University Communications

Eratus Sirleaf

Eratus Sirleaf

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Eratus Sirleaf, a business administration major, was in class one day when Colonel John Church Jr. noted his accent and surname and asked if he was any relation to Ellen Johnson Sirleaf, president of Liberia.

“I’ve been there,” said Church, “so I could tell from the rhythm and cadence of his speech that Eratus was from Liberia.”

When Sirleaf explained that the president of Liberia was, in fact, his aunt, Church, in turn, explained his own connection to the West African country.

Church, a colonel in the Marines and assistant professor in the English/Communication Department, was part of a U.S. Marines team designated to teach the embryonic Armed Forces of Liberia (AFL) the importance of positive military relations among soldiers and the people they are to protect and serve.

According to Sirleaf, “I was amazed when I learned this. I saw pictures in Mr. Church’s office of him in Liberia during army training. He told me he wanted to give me a present for my aunt, so he gave me a personal note along with an Immaculata T-shirt. He asked me to take a picture of her and bring it back to him.”

Sirleaf and his little brother first came to America in 2002 to join their parents who had arrived in the U.S. on political asylum 10 years earlier. He remembers how strange it was to enter the 12th grade and receive textbooks of his very own. He was so incredulous, in fact, that he called his friends back in Liberia to tell them. Though Liberians strongly believe in education and love to learn, books are very expensive; some schools have only a handful that must be copied and shared among teachers.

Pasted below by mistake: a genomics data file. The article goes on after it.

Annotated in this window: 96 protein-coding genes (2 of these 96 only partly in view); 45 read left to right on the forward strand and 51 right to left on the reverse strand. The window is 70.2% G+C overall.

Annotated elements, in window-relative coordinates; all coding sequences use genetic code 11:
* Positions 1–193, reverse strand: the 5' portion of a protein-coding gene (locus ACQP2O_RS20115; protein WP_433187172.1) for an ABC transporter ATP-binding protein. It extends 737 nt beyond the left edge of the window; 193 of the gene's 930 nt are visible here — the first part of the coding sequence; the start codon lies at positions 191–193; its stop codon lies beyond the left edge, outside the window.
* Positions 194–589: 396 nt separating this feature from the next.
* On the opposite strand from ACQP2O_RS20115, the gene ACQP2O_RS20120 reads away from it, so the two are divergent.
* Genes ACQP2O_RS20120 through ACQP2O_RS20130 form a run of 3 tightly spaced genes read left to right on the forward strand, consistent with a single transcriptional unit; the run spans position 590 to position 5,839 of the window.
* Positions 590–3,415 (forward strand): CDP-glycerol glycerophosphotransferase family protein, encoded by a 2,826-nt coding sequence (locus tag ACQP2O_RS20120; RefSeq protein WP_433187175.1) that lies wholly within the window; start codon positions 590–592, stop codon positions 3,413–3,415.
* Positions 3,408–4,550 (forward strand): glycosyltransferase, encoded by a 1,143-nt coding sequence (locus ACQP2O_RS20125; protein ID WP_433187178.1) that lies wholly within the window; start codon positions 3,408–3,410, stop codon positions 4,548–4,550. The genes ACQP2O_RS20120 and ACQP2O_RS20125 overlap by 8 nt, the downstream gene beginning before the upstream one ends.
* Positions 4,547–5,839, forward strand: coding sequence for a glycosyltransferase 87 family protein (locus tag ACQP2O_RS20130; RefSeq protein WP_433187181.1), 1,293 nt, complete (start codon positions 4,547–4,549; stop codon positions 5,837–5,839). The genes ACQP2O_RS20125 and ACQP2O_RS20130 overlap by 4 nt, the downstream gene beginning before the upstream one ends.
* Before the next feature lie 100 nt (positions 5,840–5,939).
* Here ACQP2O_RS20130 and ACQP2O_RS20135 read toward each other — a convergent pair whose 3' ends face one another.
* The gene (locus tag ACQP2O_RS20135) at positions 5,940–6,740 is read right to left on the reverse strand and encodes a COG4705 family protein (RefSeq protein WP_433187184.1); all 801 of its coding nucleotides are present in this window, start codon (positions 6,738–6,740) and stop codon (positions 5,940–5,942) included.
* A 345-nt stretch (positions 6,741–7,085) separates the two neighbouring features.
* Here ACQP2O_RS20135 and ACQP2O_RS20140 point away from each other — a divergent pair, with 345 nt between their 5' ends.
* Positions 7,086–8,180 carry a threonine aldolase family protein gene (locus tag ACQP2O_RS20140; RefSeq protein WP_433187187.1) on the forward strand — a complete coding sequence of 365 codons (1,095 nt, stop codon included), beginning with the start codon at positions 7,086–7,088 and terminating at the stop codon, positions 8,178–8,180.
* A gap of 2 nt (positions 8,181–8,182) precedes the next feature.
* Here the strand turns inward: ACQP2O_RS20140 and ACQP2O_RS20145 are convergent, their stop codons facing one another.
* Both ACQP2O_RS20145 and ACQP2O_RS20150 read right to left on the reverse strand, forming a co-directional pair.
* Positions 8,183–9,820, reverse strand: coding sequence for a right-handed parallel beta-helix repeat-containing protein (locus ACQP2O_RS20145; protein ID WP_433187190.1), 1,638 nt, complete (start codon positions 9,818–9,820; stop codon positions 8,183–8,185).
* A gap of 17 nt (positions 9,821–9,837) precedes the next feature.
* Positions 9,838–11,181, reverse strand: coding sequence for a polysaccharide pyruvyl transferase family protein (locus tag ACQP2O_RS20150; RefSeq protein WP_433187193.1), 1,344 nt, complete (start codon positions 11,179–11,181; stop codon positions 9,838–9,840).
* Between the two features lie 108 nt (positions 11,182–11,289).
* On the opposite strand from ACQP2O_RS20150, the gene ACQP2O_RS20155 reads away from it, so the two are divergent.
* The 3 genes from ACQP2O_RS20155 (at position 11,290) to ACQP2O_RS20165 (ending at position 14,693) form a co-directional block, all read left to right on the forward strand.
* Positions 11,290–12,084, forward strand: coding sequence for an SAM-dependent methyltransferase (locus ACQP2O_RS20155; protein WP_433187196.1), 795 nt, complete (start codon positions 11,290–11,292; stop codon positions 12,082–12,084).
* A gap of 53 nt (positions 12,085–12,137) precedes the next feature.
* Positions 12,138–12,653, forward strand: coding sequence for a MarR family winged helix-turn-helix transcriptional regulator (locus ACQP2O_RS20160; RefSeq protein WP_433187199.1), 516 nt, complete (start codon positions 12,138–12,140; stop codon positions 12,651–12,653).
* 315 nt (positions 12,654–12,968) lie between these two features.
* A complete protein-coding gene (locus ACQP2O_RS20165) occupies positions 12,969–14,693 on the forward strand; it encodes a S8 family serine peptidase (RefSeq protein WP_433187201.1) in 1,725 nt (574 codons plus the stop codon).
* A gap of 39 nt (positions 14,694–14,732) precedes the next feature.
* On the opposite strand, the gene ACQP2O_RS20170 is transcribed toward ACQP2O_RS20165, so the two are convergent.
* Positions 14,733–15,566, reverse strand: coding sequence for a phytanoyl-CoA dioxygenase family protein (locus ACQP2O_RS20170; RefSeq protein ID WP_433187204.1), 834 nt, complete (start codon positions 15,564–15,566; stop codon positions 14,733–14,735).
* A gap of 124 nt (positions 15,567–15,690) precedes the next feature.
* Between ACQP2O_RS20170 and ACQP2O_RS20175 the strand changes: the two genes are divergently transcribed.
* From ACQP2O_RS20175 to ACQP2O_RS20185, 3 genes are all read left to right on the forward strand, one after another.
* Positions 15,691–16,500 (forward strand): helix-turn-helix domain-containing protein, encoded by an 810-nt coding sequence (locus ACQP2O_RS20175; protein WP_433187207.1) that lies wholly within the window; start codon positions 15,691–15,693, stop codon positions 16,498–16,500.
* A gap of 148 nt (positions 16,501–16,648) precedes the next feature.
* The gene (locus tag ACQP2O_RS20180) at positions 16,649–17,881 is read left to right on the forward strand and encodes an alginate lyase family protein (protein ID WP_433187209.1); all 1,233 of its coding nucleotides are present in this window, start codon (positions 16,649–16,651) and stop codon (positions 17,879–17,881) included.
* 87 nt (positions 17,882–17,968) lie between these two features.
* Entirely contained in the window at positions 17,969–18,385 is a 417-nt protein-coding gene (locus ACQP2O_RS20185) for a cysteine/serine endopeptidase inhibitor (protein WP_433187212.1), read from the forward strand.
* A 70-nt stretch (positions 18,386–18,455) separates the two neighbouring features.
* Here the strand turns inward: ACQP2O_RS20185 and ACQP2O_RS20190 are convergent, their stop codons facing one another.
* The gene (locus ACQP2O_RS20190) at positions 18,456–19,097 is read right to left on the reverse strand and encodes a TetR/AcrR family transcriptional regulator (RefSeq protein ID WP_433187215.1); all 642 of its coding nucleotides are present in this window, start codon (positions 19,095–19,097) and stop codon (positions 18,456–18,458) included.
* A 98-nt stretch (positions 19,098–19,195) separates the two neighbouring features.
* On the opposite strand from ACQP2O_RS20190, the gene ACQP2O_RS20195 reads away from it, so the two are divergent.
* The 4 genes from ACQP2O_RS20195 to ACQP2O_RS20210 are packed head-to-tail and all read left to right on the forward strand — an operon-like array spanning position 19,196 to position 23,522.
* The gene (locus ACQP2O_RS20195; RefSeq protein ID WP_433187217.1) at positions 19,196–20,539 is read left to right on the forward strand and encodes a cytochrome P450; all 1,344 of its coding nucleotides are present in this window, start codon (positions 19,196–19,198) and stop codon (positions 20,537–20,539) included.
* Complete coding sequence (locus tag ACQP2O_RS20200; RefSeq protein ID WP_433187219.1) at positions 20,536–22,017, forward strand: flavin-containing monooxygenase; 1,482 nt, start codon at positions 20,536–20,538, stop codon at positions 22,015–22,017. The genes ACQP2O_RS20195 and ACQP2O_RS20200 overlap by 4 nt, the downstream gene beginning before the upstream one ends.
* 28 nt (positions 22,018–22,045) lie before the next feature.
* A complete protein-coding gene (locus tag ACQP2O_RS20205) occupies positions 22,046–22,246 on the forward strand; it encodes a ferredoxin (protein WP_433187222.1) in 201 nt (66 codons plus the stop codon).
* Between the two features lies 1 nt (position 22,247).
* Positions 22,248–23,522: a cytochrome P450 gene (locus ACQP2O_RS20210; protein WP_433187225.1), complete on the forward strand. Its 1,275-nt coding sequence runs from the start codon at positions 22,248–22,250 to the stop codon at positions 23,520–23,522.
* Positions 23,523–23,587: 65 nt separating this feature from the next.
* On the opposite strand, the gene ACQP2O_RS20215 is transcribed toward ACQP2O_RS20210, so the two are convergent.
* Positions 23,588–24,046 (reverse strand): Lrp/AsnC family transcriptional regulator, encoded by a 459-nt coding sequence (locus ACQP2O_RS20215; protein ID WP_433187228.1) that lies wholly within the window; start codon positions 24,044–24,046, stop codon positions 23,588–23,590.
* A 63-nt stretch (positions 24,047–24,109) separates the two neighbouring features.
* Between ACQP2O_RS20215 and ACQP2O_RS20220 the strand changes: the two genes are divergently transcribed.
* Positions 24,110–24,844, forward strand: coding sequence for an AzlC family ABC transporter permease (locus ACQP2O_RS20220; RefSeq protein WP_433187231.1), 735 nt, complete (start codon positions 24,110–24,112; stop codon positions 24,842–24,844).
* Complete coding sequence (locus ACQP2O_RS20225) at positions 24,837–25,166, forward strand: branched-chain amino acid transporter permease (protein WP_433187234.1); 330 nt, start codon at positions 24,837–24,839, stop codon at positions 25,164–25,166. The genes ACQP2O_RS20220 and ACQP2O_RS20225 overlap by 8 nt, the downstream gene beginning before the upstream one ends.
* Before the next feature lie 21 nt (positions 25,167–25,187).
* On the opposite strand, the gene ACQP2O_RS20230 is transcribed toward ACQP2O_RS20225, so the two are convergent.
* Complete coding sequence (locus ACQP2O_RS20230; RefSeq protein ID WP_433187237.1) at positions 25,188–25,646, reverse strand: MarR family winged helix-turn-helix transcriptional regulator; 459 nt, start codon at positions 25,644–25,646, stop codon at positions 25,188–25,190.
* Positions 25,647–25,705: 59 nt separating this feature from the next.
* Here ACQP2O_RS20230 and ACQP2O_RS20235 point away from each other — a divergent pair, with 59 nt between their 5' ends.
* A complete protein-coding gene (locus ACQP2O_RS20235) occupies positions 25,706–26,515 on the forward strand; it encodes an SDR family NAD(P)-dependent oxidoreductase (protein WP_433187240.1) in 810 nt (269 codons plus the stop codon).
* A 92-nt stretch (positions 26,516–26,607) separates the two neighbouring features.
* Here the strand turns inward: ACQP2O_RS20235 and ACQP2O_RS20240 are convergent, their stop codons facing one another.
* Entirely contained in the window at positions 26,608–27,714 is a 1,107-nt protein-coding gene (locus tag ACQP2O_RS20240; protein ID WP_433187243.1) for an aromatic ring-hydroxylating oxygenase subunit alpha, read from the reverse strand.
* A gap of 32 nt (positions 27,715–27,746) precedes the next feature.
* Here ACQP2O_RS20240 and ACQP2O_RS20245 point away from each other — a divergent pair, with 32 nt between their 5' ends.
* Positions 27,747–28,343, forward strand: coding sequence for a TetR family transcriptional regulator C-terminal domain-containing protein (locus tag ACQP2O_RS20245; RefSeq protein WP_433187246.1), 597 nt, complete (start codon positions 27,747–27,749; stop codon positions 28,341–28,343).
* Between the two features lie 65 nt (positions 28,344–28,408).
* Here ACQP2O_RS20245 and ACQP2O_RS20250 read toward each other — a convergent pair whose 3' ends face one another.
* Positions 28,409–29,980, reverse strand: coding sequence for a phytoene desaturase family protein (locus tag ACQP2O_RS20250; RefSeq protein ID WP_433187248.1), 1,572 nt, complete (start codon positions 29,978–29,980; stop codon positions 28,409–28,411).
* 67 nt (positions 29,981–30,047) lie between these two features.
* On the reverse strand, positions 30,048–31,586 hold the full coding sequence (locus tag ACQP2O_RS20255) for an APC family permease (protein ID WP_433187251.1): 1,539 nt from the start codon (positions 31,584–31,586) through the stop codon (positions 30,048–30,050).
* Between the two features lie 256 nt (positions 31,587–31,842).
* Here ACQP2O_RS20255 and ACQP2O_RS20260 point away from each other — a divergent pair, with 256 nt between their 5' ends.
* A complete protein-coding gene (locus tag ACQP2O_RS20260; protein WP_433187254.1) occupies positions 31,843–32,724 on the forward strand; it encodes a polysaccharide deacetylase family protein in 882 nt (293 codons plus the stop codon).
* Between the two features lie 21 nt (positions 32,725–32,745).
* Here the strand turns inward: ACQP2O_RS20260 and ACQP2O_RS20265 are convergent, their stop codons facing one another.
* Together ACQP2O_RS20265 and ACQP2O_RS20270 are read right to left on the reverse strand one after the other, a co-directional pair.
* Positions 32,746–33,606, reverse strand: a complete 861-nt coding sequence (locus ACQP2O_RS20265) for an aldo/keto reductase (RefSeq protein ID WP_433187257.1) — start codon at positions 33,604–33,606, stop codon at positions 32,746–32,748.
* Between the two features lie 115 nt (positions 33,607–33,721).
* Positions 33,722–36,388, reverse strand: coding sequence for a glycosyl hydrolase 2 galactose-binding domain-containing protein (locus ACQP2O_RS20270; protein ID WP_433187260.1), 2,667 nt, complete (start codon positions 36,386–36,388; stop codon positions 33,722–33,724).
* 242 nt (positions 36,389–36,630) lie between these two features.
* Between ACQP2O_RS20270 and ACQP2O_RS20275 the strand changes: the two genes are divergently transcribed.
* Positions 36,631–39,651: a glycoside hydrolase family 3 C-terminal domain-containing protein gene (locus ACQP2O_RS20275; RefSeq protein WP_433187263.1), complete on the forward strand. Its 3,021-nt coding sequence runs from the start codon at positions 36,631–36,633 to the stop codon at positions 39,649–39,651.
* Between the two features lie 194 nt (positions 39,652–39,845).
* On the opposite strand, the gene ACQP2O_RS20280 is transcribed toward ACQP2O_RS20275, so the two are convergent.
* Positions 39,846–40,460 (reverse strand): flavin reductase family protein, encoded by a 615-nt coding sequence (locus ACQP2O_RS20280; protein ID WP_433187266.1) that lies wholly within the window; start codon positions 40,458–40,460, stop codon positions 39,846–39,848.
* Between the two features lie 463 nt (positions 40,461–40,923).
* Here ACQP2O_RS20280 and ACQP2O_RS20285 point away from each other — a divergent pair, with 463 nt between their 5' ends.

“I like everything about the U.S.,” Sirleaf said, including easily available Internet access. “I’m getting an education and good work experience, but I do miss the members of my family who are there, and I miss my homeland.”

Sirleaf’s aunt is the 24th president of Liberia and the first elected female head of state in Africa. In 2011, she was awarded the Nobel Peace Prize jointly with Leymah Gbowee of Liberia and Tawakkol Karman of Yemen, all three honored for their nonviolent work to promote peace, the rights of women, and the spread of democracy. Sirleaf’s father, Kendrick Sirleaf, was with his sister in Norway when she received the prize, and his family’s tribal group, the Vai tribe, held a festive celebration for her attended by close to 700 people.

“Her winning was very exciting,” said Church, “because she won the Nobel during the semester. I think it really broadened some of the other students’ horizons.”

Though Sirleaf does not know his aunt particularly well, he remembers her telling him that America is a land of opportunity, and encouraging him to do his best. “If you follow the good side, it will pay off for you,” he said.

Sirleaf usually returns to Liberia for a few weeks every December; in 2011, he attended his aunt’s second-term inauguration, presenting her with the Immaculata T-shirt and Church’s note. He brought back a photo and other items from the event, including a hat with his aunt’s picture on it that he gave to Church.

“So many students from abroad, including all the African Sisters who come here, invest four years being educated at Immaculata,” said Church. “That’s a tremendous compliment and something that every American-born student at IU should understand and appreciate.”

Sirleaf deeply values his IU education, especially the way his professors have guided and nurtured him. As a freshman in a theology class with Sister Peggy McDonald, IHM, S.T.D., Sirleaf was unaware he was supposed to purchase a book for the course. Before he could do so, Sister Peggy took him to her office and gave him a brand-new one. “She is like my spiritual mother,” he said, and the only person he was close to during his first semester.

When he speaks of Colonel Church and the help he received from him in a business writing course, Sirleaf said, “He gave me two things—the Writing Center, and myself.”

Sirleaf will graduate in December and would like to get his M.B.A. and eventually open his own business in Liberia. Though he’s not sure what kind of venture that will be, he wants to offer something unique, goods or services not widely available there, such as IT or textbooks—a fitting dream for a young man who knows how precious such resources are for those who love to learn.